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Medicare vs. Non-Medicare: Reporting CPT Codes When Providing Physical Therapy Services

Last Updated Nov 2012

By: OptimisPT

physical therapy servicesTraveling around the country and working with hundreds of therapists every year, there is one question that is frequently asked regarding coding for Medicare vs. non-Medicare patients: “Do I need to follow the same rules for CPT coding related to direct contact and the provision of one-on-one physical therapy services to non-Medicare patients that are required under the Medicare Program?” The answer, simply, is yes!

Providers of physical therapy services who bill non-Medicare payers and report their services using the CPT codes are bound by the definition of the CPT codes as published and copyrighted by the American Medical Association. The CPT system is not a Medicare specific coding system, so therapists should not fall into the trap of thinking there is one set of CPT coding rules related to Medicare and a different set of coding rules that apply to non-Medicare payers. It is important to keep in mind that coding for a service is separate than payment for a service. A common misperception is that therapists need to code their services describing their treatment to Medicare patients one way, while coding for physical therapy services provided to non-Medicare patients differently. Putting this misperception into practice can place physical therapists that do so in a position of risk related to the possible submission of a false claim or adverse effects of a payer audit.

medicare patientsAs an example, the description for the CPT code Therapeutic Exercise, 97110, states: “Therapeutic procedure, one or more areas, each 15 minutes; therapeutic exercises to develop strength, endurance, range of motion and flexibility”. While a physical therapist (PT) or physical therapist assistant (PTA) may read this and interpret that the service descriptor does not include any reference to the need for “direct (one on one) contact” in order to support the reporting of this code, providers need to be aware of how to read, interpret and apply the CPT codes in order to be compliant with any specific payer policy. The preamble of the Therapeutic Procedures section of the 97000 series includes the following language related to the codes listed in this section of CPT1:

“Therapeutic Procedures: A manner of effecting change through the application of clinical skills and/or services that attempt to improve function. Physician or therapist required to have direct (one on one) patient contact”.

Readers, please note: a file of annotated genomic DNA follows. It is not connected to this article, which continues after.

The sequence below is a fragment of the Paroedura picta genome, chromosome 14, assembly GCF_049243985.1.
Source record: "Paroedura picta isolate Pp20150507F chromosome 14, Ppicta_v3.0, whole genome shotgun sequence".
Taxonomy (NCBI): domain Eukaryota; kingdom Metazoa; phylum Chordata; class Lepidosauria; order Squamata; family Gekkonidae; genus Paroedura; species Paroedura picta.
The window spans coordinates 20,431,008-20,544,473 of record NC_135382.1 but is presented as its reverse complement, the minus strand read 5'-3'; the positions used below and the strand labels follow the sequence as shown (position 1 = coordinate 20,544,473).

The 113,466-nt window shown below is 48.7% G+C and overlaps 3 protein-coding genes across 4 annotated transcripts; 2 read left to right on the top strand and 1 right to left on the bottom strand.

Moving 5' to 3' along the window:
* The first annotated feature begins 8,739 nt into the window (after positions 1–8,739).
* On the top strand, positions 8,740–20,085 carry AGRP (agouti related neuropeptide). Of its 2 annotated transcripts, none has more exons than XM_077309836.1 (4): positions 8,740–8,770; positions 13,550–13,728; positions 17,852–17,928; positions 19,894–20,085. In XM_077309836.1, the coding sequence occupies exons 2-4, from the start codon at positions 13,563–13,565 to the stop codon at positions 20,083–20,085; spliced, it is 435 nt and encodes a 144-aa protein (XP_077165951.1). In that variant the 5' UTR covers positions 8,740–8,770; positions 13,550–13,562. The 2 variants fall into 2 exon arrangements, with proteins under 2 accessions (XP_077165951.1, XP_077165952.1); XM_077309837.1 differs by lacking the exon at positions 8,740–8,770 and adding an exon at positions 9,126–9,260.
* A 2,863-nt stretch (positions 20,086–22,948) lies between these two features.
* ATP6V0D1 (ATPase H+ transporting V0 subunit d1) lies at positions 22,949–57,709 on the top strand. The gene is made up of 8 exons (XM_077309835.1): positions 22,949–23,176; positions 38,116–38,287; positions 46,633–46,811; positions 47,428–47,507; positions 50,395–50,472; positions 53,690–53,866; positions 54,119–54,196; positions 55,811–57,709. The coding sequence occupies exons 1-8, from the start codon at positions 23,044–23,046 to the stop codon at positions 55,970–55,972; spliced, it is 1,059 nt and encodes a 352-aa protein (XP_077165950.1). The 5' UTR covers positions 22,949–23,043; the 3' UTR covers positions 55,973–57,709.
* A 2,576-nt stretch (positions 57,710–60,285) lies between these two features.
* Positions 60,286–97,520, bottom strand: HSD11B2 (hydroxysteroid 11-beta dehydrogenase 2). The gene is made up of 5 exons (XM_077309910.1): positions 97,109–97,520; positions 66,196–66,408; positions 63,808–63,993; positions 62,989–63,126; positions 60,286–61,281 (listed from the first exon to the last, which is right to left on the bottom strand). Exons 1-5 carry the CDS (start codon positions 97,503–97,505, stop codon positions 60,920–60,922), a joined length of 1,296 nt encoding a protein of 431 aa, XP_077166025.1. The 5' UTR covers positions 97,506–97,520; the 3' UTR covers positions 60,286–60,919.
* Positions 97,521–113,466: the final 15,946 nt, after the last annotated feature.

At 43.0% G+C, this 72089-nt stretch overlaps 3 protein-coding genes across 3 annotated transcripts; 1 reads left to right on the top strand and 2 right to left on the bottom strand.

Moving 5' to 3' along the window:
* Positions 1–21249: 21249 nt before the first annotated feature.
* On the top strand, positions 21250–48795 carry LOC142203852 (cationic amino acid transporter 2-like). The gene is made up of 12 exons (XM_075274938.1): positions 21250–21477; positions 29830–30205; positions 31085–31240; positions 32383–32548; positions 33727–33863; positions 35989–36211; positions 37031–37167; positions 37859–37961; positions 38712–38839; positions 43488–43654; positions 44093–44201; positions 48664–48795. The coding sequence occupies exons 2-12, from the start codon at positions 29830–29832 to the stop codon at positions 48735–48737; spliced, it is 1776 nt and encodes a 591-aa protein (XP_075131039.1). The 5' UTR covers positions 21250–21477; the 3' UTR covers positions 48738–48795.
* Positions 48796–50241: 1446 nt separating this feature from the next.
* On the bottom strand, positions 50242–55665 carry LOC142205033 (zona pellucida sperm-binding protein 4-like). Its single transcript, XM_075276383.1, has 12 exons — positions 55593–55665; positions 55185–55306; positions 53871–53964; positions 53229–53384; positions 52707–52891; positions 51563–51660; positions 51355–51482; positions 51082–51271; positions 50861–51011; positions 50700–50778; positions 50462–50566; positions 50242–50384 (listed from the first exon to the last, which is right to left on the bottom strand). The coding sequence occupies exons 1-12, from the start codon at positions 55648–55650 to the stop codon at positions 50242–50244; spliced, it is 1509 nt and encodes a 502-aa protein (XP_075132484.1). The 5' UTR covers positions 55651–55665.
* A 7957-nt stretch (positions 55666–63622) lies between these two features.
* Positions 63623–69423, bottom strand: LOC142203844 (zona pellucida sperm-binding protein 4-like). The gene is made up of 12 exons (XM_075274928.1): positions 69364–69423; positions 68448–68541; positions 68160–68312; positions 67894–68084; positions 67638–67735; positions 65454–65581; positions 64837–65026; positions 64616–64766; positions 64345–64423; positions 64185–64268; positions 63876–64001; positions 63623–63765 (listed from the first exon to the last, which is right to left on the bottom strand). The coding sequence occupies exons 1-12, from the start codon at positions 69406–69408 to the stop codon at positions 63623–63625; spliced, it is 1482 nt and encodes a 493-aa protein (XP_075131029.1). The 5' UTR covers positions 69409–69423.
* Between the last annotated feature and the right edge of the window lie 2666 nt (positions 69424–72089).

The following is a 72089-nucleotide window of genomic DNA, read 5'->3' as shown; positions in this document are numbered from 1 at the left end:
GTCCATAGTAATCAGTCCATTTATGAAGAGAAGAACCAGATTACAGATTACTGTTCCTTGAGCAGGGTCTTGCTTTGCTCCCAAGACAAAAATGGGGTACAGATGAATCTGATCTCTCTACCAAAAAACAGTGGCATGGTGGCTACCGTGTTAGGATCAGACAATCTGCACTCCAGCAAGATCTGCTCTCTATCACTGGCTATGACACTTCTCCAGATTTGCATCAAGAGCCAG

This preamble applies to the codes printed below it in the CPT manual. CPT code 97110, describing therapeutic exercise, therefore, includes the requirement for “direct (one on one) patient contact”.

There is currently no CPT code to describe “supervised” exercises in which the PT or PTA is overseeing the service but not providing direct, one on one contact with one patient at a time. This inability to code for supervised services has no relationship to the ability to have one or more patients in the facility during any part of the day and clinic’s hours of service. Coding should all be done from the perspective of the therapist and the services they are providing to their patients, not from the perspective of the patient and who is sharing the clinic's services.

Specifically, the PT or PTA should be coding for the skilled intervention they are providing to the patient that requires their knowledge and expertise, and not coding and billing for situations in which the patient is performing exercises “on their own” or with only occasional supervision by the provider.

Most importantly, therapists should be aware that this coding advice is based on the correct interpretation of the CPT codes and applying the codes accurately when describing clinical services. CPT code 97110 has been an example used to help convey this information but there are other CPT codes that also require direct (one on one) contact with the patient, regardless of cpt codeswhether the physical therapy services are being submitted to Medicare or non-Medicare payers. State law and third party payers may provide for additional requirements and specific payment policy related to the reporting of CPT codes, and providers should be certain to follow those requirements, in addition to all applicable CPT rules.


1AMA Current Procedural Terminology (CPT) Copyright, 2009, Professional Edition

About the Authors: Ms. Helene Fearon and Dr. Stephen Levine are partners in Fearon & Levine, and additional information on this and other related topics can be accessed at

optimisPTOptimisPT is a web-based physical therapy EMR and documentation software that provides complete, evidence-based physical therapy documentation, scheduling, billing, and practice management, to physical therapy practices.

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